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2009 saab 9_7x
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Discussion Starter · #1 ·
I searched the site and have not seen a write up on a tie rod replacement. I just ordered the outer tie rod for the passenger side on my TB. It will be here tomorrow so I will take pictures, write up the steps and then post it. Looks like a pretty simple job. I was able to break the bolt on the knuckle loose as well as the jamb nut on the adjustment sleeve.

I have been having an issue with play in the steering wheel. I had my son turning the wheel while I was looking down below. It was painfully obvious what was wrong. As soon as I jacked up the passenger side you could feel and see the slop in the tie rod end. I am kind of surprised it hasn't broke.

This should be the last of the repairs for a while.
 

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2004 gmc
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I did mine a few weeks ago, took pictures, and then got too busy to finish it up. You're right - it is a hole in our how-to coverage. Thanks!
 

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2005 chevy trailblazer_lt
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:sadcry: I cannot believe that the roadie actually had a how-to for the following and he did not post it. :hissy:
 

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2004 gmc
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Hey - I replaced my upper control arms today in an hour and a half, took pictures as well, but am getting really jammed for time. Gotta start driving to Missouri for MORA in 32 hours or so and I have a dozen new mods for the Roadiemobile to show off, if only I get them installed in time. :eek:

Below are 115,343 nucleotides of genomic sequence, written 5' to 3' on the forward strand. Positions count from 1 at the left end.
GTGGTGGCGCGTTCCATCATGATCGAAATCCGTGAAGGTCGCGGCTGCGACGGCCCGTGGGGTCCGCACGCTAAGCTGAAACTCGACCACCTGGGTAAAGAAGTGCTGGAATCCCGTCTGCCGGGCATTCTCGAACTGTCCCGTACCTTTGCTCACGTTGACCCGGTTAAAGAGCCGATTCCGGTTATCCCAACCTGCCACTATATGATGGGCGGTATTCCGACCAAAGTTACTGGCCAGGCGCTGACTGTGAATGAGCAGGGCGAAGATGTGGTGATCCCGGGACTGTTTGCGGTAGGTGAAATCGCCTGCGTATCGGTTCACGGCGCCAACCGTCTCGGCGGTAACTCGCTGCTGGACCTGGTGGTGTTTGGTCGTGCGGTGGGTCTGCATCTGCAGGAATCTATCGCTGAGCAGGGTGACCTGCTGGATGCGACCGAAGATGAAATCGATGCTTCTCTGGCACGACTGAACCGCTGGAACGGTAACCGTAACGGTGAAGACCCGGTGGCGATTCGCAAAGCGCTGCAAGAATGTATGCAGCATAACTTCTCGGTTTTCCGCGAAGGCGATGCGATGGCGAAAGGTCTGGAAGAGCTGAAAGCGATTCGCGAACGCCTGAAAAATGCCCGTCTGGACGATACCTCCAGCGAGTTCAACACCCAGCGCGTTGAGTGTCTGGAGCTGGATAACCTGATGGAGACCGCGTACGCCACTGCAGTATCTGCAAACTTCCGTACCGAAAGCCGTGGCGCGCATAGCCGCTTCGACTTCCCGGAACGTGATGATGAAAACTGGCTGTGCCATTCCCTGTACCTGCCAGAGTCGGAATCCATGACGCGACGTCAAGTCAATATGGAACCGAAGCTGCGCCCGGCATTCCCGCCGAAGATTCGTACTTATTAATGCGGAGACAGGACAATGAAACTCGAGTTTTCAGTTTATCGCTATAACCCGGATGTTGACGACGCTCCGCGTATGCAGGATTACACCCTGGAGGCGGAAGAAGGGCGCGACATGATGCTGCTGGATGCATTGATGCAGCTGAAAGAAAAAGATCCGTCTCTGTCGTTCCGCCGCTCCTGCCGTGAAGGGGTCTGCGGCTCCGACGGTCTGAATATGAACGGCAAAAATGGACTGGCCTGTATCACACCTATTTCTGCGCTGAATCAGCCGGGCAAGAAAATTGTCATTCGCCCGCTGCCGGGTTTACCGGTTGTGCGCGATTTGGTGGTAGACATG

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2009 saab 9_7x
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Discussion Starter · #6 ·
I have this whole document in a PDF File. If anyone is interested send me a PM with your email address and I can send it to you.

In order to preserve the picture alignment I will post multiple times.

Tools Needed
21mm Socket (tie-rod nut, my new one was a 22mm)
22mm and 24mm open end for tie-rod shaft (I do not have large metric open end wrenched so I used two adjustable ones). Also, I am not 100% sure on the size wrenches needed.
Pickle fork or tie rod puller.
Machinist’s ruler
PB Blaster

I sprayed the nut and tie rod shaft threads with PB Blaster the day before I planed to do this job. The nuts all came off with little trouble. I was somewhat surprised and my Trailblazer has spent 5 years in Chicago, winters included. I also found out that I should have installed both tie rods and it cost me a second trip to the store.

The total cost for both tie rods was about $140.00. All in it took be 1 hour and 15 minutes to change both tie rods and this included taking the pictures. This job was MUCH simpler than I originally thought.


Step 1

(Assumption is you already have the car securely supported and the tire removed.)